Clinical Presentation, Outcome and Risk Factors of Late-Onset Non- Infectious Pulmonary Complications After Allogeneic Stem Cell Transplantation
Marta Lisa Battista,
The term late-onset non-infectious pulmonary complications (LONIPCs) has been used to refer to events occurring later than 3 months after allogeneic hematopoietic stem transplant (HSCT), such as bronchiolitis obliterans, bronchiolitis obliterans with organizing pneumonia, and lymphocytic or idiopathic interstitial pneumonia. The incidence of LONIPCs varies widely, ranging between 10% and 26%. Median time for LONIPC development is about 8-12 months after HSCT. Clinical symptoms may be insidious and non specific at the beginning and can be present in different types of infections. The diagnosis is made on the basis of thoracic high-resolution computed tomography and pulmonary function tests (PFT). It usually requires that standard cultures for infective agents on bronchoalveolar lavage are negative and is confirmed by transbronchial or lung biopsy, whenever possible. Total body irradiation and high doses of drugs used in the conditioning regimens , HLA disparity between donor and recipient, and chronic graft-versus-host disease (GVHD) are the main risk factors for LONIPCs. Since patients with LONIPCs have an increased risk of mortality because of infections or respiratory failure, pre- and post-transplant PFTs are strongly recommended in order to timely identify affected patients. The administration of antithymocyte globulin before unrelated donor transplants and slow taper of cyclosporine after transplant have been shown to prevent chronic GVHD and, therefore, the occurrence of LONIPCs.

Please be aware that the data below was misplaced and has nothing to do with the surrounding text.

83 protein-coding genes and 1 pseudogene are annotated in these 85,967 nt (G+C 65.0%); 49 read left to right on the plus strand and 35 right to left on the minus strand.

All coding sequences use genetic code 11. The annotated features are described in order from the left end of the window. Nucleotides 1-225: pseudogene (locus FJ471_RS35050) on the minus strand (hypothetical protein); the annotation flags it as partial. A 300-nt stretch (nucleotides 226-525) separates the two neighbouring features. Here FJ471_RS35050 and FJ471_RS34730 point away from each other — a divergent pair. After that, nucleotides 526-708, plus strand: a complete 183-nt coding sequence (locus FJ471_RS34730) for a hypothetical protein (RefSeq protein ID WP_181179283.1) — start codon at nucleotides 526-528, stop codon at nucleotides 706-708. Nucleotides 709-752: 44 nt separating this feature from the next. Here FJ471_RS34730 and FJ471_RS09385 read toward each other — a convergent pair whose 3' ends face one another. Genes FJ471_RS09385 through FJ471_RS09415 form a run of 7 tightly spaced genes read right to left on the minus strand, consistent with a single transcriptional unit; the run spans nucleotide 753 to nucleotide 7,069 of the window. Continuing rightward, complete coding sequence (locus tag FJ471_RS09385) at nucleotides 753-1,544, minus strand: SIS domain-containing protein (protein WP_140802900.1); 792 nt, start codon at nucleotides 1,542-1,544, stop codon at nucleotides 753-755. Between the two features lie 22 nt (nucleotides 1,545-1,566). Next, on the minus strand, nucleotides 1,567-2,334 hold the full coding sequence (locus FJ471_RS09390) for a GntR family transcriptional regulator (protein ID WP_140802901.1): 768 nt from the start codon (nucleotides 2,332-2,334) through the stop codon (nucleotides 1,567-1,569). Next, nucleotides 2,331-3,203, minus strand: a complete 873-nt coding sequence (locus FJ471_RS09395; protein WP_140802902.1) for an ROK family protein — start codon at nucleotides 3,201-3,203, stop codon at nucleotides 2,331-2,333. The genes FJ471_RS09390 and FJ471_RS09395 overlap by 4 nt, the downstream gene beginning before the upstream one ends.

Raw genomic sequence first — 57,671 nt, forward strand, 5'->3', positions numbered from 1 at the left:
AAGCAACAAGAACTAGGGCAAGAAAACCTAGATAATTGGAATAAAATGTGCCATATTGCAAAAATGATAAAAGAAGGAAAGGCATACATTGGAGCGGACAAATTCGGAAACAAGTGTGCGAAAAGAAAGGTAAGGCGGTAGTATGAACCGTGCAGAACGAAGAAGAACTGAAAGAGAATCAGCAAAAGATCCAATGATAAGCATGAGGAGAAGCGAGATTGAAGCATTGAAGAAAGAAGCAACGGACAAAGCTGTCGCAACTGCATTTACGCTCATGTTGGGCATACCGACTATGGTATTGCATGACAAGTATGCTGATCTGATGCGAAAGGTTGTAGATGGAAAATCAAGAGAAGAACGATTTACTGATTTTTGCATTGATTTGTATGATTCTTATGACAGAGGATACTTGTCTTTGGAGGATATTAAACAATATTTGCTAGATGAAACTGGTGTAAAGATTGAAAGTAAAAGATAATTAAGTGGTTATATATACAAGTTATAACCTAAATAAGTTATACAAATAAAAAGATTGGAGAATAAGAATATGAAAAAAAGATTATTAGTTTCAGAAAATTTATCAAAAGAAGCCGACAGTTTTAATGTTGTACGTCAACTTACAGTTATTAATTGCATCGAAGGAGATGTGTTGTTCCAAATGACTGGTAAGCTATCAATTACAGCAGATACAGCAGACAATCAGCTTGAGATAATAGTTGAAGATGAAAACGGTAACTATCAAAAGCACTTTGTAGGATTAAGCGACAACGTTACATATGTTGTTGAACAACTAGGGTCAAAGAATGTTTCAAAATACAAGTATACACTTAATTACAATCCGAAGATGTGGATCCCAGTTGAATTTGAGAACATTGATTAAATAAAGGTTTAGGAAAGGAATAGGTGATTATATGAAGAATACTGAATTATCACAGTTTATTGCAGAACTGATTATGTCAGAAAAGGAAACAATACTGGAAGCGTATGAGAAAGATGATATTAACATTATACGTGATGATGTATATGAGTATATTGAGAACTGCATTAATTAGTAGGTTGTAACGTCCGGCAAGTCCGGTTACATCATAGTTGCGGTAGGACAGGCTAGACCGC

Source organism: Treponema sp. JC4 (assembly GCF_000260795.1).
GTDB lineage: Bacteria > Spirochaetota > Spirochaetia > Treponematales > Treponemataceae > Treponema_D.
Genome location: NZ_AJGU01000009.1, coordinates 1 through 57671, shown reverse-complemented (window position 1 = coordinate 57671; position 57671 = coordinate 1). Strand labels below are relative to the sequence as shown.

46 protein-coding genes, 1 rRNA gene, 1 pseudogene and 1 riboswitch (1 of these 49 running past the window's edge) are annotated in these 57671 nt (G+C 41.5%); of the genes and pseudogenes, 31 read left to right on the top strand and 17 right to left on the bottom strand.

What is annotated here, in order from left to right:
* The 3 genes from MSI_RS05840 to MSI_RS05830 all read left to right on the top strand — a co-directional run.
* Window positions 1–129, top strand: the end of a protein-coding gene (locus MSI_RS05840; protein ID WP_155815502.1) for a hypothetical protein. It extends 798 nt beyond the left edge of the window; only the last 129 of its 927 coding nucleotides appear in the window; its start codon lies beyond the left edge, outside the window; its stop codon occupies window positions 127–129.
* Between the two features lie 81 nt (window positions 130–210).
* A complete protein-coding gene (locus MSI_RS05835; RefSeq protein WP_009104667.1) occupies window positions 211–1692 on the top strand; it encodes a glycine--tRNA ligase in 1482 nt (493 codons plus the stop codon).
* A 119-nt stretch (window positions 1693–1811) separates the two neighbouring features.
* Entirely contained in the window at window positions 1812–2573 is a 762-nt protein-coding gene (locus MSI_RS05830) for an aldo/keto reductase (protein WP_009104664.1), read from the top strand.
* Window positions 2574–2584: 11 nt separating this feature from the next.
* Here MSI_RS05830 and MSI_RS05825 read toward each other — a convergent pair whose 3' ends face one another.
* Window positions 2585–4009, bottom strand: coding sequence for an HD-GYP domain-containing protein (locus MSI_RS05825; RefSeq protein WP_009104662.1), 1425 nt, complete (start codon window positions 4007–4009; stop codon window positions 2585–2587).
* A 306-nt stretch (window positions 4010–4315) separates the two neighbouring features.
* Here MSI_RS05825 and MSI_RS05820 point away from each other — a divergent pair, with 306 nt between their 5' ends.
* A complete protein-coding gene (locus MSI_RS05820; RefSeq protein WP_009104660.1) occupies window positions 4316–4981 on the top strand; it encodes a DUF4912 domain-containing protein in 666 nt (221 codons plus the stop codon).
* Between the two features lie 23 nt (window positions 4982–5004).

Keywords: Allogeneic transplant, pulmonary complications, chronic graft-versus-host disease
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